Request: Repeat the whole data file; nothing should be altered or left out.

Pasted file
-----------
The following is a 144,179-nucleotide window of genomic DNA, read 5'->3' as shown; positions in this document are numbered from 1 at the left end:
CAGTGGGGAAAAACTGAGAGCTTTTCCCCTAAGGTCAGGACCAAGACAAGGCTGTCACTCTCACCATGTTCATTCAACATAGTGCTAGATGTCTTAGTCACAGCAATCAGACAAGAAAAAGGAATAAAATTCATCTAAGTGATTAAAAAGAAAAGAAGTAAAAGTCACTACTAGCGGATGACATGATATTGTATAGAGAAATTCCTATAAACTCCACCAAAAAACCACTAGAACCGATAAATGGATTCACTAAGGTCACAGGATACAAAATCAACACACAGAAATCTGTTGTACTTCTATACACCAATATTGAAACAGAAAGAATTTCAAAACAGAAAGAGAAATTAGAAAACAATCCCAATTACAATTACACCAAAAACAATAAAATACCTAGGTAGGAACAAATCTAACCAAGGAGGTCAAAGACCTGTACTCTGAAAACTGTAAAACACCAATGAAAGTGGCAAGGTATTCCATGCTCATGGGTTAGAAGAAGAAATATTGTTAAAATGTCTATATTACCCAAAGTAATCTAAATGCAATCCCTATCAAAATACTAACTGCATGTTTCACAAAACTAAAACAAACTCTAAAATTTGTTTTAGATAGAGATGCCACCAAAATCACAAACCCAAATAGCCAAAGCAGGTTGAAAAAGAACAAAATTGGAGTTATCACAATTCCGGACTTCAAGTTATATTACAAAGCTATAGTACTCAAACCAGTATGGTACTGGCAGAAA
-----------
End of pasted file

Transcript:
The following is a 144,179-nucleotide window of genomic DNA, read 5'->3' as shown; positions in this document are numbered from 1 at the left end:
CAGTGGGGAAAAACTGAGAGCTTTTCCCCTAAGGTCAGGACCAAGACAAGGCTGTCACTCTCACCATGTTCATTCAACATAGTGCTAGATGTCTTAGTCACAGCAATCAGACAAGAAAAAGGAATAAAATTCATCTAAGTGATTAAAAAGAAAAGAAGTAAAAGTCACTACTAGCGGATGACATGATATTGTATAGAGAAATTCCTATAAACTCCACCAAAAAACCACTAGAACCGATAAATGGATTCACTAAGGTCACAGGATACAAAATCAACACACAGAAATCTGTTGTACTTCTATACACCAATATTGAAACAGAAAGAATTTCAAAACAGAAAGAGAAATTAGAAAACAATCCCAATTACAATTACACCAAAAACAATAAAATACCTAGGTAGGAACAAATCTAACCAAGGAGGTCAAAGACCTGTACTCTGAAAACTGTAAAACACCAATGAAAGTGGCAAGGTATTCCATGCTCATGGGTTAGAAGAAGAAATATTGTTAAAATGTCTATATTACCCAAAGTAATCTAAATGCAATCCCTATCAAAATACTAACTGCATGTTTCACAAAACTAAAACAAACTCTAAAATTTGTTTTAGATAGAGATGCCACCAAAATCACAAACCCAAATAGCCAAAGCAGGTTGAAAAAGAACAAAATTGGAGTTATCACAATTCCGGACTTCAAGTTATATTACAAAGCTATAGTACTCAAACCAGTATGGTACTGGCAGAAA